David & Marianne Book have been volunteers, supporters & contributors on many levels for Laguna Atascosa National Wildlife Refuge. His children's books are a popular item at the Nature Store, and his history book on the Refuge was a particularly challenging puzzle to pull together. I look forward to his blog for bits and pieces to be brought to life among other topics regarding the habitat and conservation efforts of Laguna Atascosa.

The Rare Jewels of South Texas

Sun, January 28, 2024 1:56 PM | David Book (Administrator)

The Rare Jewels of South Texas

If you love to watch birds as I do, as well as 35% of the country's population, you already know that South Texas has more than its share of extraordinary avian species. It really should not be too surprising. The Rio Grande Valley is important habitat for birds from the Central and Mississippi flyways that funnel through on their way to and from Central and South America. Other bird species, like the Groove-billed Ani, the Green Jay. and Plain Chachalaca, reach the northern limit of their range in South Texas. At an ecological crossroad, Laguna Atascosa National Wildlife Refuge is strategically located where subtropical climate, gulf coast, great plains, and Chihuahuan desert meet. That's why this refuge has the most extensive bird list of any refuge in the United States, 417 species.

The impact bird watching has had on South Texas is immeasurable with at least 18 identifiable sites focusing on nature. And it is amazing to me to see how new species turn up at these sites from one year to another. This year Resaca de la Palma State Park is hosting several rarities:  Roadside Hawk and both the Rose-collared and Gray-collared Becard. The Fan-tailed Warbler has certainly had hundreds, maybe even thousands, of visitors at the UTRGV campus in Brownsville. And who has not seen the darling Burrowing Owl just off the road near San Benito or taken a picture of the most photographed bird in America, the Common Pauraque, the odd-looking nocturnal nightjar always found at Estero Grande State Park. In 2021-22 it was the Bat Falcon at Santa Ana that drew them in. Social media, especially access to e-bird, provides instant gratification for those wanting to add a species to their list, if that is their goal.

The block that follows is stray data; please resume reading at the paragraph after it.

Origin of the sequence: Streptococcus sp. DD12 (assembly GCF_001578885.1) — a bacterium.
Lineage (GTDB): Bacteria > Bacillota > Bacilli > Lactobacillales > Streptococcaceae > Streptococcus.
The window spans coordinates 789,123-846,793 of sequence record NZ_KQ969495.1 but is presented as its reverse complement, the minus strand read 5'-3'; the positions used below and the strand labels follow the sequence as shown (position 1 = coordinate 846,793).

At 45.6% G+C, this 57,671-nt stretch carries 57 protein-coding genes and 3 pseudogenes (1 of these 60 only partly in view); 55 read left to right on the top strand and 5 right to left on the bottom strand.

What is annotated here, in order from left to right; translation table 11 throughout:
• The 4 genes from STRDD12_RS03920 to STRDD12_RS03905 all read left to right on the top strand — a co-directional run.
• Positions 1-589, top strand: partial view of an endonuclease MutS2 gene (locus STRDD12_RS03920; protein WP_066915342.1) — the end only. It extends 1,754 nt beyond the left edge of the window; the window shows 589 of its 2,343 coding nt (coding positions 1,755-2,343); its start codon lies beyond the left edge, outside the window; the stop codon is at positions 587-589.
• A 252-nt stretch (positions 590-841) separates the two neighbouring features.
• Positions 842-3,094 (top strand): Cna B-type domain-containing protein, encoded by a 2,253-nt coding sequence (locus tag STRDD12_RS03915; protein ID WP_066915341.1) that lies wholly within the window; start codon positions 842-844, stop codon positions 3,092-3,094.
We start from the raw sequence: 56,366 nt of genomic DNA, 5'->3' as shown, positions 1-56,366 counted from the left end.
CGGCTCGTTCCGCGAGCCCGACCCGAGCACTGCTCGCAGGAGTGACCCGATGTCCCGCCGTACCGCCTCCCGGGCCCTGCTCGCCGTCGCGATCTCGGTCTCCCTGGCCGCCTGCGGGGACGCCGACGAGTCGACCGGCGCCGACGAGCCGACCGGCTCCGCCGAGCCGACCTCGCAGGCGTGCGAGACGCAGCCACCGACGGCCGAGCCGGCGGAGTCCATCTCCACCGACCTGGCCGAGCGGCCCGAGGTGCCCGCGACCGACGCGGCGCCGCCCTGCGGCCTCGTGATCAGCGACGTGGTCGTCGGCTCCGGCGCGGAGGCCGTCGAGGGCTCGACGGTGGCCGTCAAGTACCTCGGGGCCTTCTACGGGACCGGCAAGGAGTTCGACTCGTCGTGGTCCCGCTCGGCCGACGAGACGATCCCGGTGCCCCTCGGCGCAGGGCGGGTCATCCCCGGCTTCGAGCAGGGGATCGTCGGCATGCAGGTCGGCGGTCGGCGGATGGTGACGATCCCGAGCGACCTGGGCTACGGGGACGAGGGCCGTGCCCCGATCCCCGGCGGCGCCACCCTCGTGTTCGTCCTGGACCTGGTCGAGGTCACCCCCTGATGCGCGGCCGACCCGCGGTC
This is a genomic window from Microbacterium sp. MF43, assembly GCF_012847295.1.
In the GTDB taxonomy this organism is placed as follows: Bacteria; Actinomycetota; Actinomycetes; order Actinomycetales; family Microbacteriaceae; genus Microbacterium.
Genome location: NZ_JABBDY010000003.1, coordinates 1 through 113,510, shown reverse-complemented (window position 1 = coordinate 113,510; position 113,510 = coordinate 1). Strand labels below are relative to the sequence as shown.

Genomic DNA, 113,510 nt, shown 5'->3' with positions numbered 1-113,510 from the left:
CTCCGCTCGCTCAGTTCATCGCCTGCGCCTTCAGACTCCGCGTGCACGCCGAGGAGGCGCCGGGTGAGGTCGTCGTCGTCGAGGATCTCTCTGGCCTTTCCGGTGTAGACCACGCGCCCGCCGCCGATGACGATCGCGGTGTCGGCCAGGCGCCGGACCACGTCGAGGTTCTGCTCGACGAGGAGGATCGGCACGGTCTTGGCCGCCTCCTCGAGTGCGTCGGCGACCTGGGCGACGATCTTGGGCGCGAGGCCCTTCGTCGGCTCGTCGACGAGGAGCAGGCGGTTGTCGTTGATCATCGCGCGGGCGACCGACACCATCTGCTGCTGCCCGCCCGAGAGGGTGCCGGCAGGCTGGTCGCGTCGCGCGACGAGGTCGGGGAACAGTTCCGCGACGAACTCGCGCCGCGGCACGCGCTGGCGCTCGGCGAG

American Flamingo @ Lake Atascosa Photo Credit Steve Franklin

LANWR has had its share of such rarities. The American Flamingo has had several visits in the past few years including 2023. As early as 1978 a duck that did not appear in any of the bird books appeared in a marsh near the south part of Bayside. Numerous attempts at identification were made by local experts and staff before the Bahama Pintail was added to the Refuge List. For about a month, birders flocked in from all points. A Sooty Tern brought more observers in 1980. On October 24, 1981, an estimated 500 Wood Storks stopped over briefly. Not only was there a historic "fallout" in 1982, but refuge staff also observed a Swainson's Warbler and twelve Bobolinks, all during migration season. The appearance of a Gray Silky Flycatcher, the first authenticated record of this Mexican species in the United States, stirred up the birding community. The male species was very cooperative, seen around the visitor's center for more than a week. It is estimated that 250 people came out specifically to see this bird. One birder made two trips from New Jersey before he spotted the bird. A Mangrove Cuckoo and two Black Rails were identified on the refuge in the 1990s. On April 8, 1996, an Orange-billed Nightingale was captured in one of the mist nets being used for a survey. This was the first documentation of this species in the United States,

So, one never knows what may be seen while birding in South Texas. With ranges changing due to climate change, that little orange bird you are watching may be a visitor from far away. Get a picture, if you can, and do all you can to protect this incredibly important habitat for wildlife from a growing number of interlopers.   

Friends of Laguna Atascosa National Wildlife Refuge is a 501(c)(3) non-profit organization. 
22688 Buena Vista Rd., Los Fresnos, TX 78566

© 2022 Friends of Laguna Atascosa NWR. All Rights Reserved

Powered by Wild Apricot Membership Software